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Thursday, September 10, 2009

Some Democrats still undecided on Obama plan President summons 16 to White House

WASHINGTON - Although Democratic leaders in Congress praised his remarks and made fresh pledges to approve a health care bill, President Obama in his speech Wednesday night did not immediately win over some moderate Democrats who have expressed reservations and who would be key to winning final passage.
Governor looks to ease insurance burden on small businesses. B1

Senator Ben Nelson, a Democrat from Nebraska, said it would take a few days for the president’s ideas to “percolate’’ as moderates studied them more closely and gauged constituent opinion. At home this weekend, Nelson said, he planned to “go down to Ace Hardware and see what they say when I’m checking out.’’

He said he remained concerned about raising money to pay for a health insurance expansion by taxing insurers on their most expensive plans. The move, he said, might raise premiums for everyone.

After his big speech before a joint session of Congress, Obama gave more evidence that he is assuming a more active role after months of allowing Congress to try to come up with its own compromise, summoning a group of 16 Senate Democrats yesterday to the White House for a late afternoon meeting. Most of them are crucial moderates; some have expressed concerns about the costs of expanding coverage and have been reluctant to create a government health plan as part of the package.

The lawmakers summoned to the White House left without addressing reporters. But in an interview later, Senator Jeanne Shaheen of New Hampshire, who attended the meeting, called it a “good discussion’’ focused on lowering costs.

“Our efforts were on how do we get this done in a way that is going to address the rising cost of health care, help families struggling to pay their insurance premiums and out-of-pocket costs, and how are we going to help businesses’’ pay for health care, she said.

Democratic leaders of a bipartisan team of Senate Finance Committee negotiators said the president’s speech had given new energy to their work, which has been dragging on for months. Yesterday the group, called the “Gang of Six,’’ appeared to be inching closer to a deal, a development that might have helped by chairman Max Baucus’s announcement Wednesday that he will begin drafting legislation next week, with our without Republicans.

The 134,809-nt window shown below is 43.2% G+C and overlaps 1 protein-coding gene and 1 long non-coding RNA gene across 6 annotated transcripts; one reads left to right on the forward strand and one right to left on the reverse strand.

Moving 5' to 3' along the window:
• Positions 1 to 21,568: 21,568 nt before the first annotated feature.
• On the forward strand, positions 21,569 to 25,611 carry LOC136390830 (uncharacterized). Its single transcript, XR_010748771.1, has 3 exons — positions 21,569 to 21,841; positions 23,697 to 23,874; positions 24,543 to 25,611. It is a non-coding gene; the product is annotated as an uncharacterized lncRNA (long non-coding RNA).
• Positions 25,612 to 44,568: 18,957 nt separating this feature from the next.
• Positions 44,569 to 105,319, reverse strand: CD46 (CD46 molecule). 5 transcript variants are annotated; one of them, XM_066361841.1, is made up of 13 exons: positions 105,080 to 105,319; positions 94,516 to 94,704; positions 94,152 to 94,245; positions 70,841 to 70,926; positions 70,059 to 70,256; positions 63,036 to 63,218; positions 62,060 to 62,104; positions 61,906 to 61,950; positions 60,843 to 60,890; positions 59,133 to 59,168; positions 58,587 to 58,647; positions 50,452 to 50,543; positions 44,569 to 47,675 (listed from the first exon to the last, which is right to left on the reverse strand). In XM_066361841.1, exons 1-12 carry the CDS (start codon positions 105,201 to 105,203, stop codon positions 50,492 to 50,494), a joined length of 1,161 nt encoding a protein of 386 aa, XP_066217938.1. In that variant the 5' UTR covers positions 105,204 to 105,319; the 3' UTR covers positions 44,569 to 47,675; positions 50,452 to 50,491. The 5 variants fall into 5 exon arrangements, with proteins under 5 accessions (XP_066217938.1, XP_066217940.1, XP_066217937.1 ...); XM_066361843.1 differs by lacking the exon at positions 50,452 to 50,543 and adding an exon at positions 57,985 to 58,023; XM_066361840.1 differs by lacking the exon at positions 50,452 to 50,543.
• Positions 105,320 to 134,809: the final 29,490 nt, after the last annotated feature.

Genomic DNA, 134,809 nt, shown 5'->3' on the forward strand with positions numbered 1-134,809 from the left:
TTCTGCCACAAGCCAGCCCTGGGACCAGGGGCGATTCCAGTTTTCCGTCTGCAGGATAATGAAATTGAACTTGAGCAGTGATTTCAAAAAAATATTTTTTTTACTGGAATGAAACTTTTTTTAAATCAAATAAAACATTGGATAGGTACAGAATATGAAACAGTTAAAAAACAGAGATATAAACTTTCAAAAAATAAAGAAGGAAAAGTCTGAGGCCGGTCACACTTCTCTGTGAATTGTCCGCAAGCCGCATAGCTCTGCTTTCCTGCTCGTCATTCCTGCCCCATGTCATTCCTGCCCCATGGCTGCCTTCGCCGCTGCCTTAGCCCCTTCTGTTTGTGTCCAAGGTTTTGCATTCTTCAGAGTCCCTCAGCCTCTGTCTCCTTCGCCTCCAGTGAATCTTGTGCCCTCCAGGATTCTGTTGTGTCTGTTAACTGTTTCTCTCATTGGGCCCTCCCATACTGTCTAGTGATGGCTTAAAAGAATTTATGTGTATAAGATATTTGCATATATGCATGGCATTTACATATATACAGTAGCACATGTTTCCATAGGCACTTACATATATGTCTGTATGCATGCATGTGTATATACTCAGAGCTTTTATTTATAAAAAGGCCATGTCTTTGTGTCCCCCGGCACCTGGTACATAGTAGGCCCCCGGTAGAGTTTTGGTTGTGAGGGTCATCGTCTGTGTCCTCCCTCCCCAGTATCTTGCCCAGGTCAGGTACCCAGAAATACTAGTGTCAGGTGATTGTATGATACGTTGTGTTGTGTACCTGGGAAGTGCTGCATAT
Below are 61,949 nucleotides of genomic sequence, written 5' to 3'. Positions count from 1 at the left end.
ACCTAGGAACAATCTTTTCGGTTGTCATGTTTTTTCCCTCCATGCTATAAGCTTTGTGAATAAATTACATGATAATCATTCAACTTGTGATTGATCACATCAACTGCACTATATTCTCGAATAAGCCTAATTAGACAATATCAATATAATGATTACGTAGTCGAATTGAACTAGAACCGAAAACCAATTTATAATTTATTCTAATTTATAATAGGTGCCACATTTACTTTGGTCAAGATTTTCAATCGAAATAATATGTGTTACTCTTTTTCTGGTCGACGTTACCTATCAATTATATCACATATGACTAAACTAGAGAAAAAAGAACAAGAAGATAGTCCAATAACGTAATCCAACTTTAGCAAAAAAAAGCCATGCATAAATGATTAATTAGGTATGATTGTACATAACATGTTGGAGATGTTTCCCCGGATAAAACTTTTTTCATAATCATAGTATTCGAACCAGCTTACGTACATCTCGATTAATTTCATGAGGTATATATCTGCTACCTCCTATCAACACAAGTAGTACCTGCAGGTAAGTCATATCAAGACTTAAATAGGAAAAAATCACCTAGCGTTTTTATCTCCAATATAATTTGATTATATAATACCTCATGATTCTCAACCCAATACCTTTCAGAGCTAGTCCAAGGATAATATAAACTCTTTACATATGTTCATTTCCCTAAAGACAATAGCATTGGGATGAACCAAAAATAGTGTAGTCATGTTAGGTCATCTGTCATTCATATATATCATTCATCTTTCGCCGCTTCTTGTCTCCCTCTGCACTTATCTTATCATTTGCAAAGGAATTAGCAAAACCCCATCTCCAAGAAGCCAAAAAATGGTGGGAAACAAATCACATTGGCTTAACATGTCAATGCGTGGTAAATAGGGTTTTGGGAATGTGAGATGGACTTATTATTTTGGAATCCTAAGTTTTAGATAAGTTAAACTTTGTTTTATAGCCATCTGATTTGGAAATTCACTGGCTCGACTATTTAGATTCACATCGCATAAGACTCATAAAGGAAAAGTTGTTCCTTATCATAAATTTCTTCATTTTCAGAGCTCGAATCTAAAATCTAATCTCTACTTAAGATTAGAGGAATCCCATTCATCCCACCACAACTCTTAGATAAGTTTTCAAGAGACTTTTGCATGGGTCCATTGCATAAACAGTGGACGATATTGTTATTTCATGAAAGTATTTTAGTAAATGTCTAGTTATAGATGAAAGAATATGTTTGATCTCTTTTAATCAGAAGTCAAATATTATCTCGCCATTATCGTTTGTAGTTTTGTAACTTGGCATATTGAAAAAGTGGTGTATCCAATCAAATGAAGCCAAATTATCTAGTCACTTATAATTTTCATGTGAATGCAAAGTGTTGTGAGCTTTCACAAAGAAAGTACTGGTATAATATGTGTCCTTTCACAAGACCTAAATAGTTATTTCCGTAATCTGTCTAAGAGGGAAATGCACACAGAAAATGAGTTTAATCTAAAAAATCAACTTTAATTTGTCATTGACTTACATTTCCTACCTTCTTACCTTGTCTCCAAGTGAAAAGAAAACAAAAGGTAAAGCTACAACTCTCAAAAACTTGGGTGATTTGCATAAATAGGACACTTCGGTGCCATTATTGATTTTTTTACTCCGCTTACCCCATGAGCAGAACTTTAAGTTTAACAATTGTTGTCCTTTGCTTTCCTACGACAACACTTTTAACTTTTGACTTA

Another move by Obama on Wednesday night - declaring strong support for a government-run plan to compete with private insurers, but signaling a willingness to compromise - appeared to soften some liberals. Speaker Nancy Pelosi, a Democrat who has a large block of progressives who have insisted on a public plan, sounded more flexible than ever before on the issue yesterday.

But Richard Kirsch, director of Health Care for America Now!, a large coalition of liberal groups in favor of a strong public option, said the left would not give in.

“I think liberals are going to stick to their guns and say they want a real public option,’’ he said. “The base is pretty clear - a co-op is not a public option.’’

Questions remained among moderates, too. Senator Joe Lieberman of Connecticut, a former Democrat turned independent, said he was pleased the president suggested the public insurance option was not the most important element of any plan. But he said he still had questions about how the entire plan would be financed.

Kent Conrad, the Senate Budget Committee chairman, a moderate from North Dakota, and one of the Gang of Six, said talks yesterday dealt in part with some of the more volatile side issues in the legislation that he called “very major elements of things to be concluded’’ - concerning abortion, illegal immigrants, and medical malpractice reform.

Conrad said the negotiators were trying to make sure that illegal immigrants could not take advantage of any new government benefits. And although the Finance Committee does not have jurisdiction over medical malpractice, he said, members were considering whether they could suggest changes that could help reduce the practice of “defensive medicine,’’ such as establishing special medical malpractice courts or encouraging arbitration. He said the president’s mention Wednesday night of that issue, a top concern for Republicans, was “very helpful’’ in legitimizing discussion about it. He said the committee members were also discussing Baucus’s proposal to expand Medicaid to all Americans under 133 percent of the federal poverty level and awaiting more information about how the costs would be shared with the states.

“This group honestly has been really committed to trying to find common sense, mainstream solutions to these issues. I think you can tell by the number of hours we spent, people are serious; this is not a frivolous effort,’’ Conrad said of the group’s discussions. “But I think the president’s speech helped. He made some very important offers last night.’’
© Copyright 2009 Globe Newspaper Company.

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